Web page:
Its nothing short of a miracle that this architectural gem has survived: rival trading towns like Huddersfield, Leeds, Bradford and Wakefield have either demolished their cloth halls to make way for new developments or have only the remnants left.
In Halifax, the small sale rooms are still in use after more than 200 years, though some are knocked through to create more space and todays traders open for a good deal more than two hours a week.
Shopkeepers dont feel the market closure will affect their trade too badly it might even be to their benefit, giving them more exposure but they all stress the need to encourage more visitors. We need some events in the square to bring people in, and not charge people for entry, says Isobel. For instance, there have been successful bus, motorbike and car rallies.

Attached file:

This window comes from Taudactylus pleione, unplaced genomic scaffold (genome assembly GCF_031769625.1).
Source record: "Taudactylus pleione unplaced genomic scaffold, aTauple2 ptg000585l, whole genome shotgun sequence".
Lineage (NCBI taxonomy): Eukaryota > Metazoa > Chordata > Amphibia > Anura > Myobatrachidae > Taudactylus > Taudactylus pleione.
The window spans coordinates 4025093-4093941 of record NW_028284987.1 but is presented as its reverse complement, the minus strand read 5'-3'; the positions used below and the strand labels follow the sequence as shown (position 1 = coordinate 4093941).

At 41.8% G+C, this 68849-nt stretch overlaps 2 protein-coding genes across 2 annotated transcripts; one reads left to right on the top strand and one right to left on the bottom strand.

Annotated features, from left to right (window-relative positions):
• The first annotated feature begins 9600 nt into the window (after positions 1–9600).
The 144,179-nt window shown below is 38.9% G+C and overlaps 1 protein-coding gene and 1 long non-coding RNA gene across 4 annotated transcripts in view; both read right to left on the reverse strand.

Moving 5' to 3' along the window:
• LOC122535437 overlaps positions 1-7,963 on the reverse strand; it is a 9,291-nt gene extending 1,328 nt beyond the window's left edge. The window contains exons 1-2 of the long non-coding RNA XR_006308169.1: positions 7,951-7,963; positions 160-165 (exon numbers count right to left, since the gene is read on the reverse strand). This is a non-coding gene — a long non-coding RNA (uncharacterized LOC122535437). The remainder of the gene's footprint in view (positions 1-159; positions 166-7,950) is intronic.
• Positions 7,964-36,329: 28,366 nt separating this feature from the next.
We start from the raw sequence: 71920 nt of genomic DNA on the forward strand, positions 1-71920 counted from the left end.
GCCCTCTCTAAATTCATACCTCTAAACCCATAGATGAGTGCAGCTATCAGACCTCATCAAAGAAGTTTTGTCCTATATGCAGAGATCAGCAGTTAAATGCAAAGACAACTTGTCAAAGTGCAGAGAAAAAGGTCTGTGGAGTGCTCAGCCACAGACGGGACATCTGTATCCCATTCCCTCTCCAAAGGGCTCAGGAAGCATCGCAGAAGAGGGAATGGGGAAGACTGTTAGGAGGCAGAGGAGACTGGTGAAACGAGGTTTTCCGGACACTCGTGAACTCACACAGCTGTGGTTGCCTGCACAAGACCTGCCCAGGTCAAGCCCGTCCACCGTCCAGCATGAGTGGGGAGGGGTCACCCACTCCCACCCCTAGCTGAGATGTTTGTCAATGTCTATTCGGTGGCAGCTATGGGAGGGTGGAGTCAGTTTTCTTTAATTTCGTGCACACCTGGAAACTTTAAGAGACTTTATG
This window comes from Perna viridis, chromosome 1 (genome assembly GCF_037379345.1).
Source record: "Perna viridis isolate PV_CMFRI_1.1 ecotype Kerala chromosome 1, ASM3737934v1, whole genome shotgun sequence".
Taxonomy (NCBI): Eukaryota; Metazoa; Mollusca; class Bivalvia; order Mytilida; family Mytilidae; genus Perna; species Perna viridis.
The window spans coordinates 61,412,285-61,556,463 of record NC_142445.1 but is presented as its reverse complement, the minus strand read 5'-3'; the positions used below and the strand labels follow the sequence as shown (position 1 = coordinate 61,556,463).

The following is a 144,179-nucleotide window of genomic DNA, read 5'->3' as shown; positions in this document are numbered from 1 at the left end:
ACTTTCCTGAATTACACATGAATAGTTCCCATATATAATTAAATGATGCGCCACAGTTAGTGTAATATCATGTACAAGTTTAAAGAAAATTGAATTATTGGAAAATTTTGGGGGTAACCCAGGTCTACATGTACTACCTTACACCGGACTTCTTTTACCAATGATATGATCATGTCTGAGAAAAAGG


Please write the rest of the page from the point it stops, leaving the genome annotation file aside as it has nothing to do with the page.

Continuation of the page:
Kath Kilburn, a relative newcomer who opened her wool yarns shop, Three Bags Full, last summer, agrees. There was a Food and Drink Festival over one weekend in June. I had planned to open the following week but everyone said I shouldnt miss the extra footfall the festival would bring. Weve also had a vintage day with stalls, and a catwalk organised by one of the shop owners, which brought people in.
We could have re-enactments too for instance, the famous Blondin did a tightrope walk here in the 19th century anything really that brings the place to life. And the council should promote the premises for start-up businesses.
Megan Wilson, whose vintage clothes from her shop Purple Rabbit took centre stage at the catwalk show, suggests that Halifaxs monthly farmers market could be brought to the Piece Hall. I would like to see the space used for the community. Bringing in buskers would help. Im also planning to organise a 1940s weekend.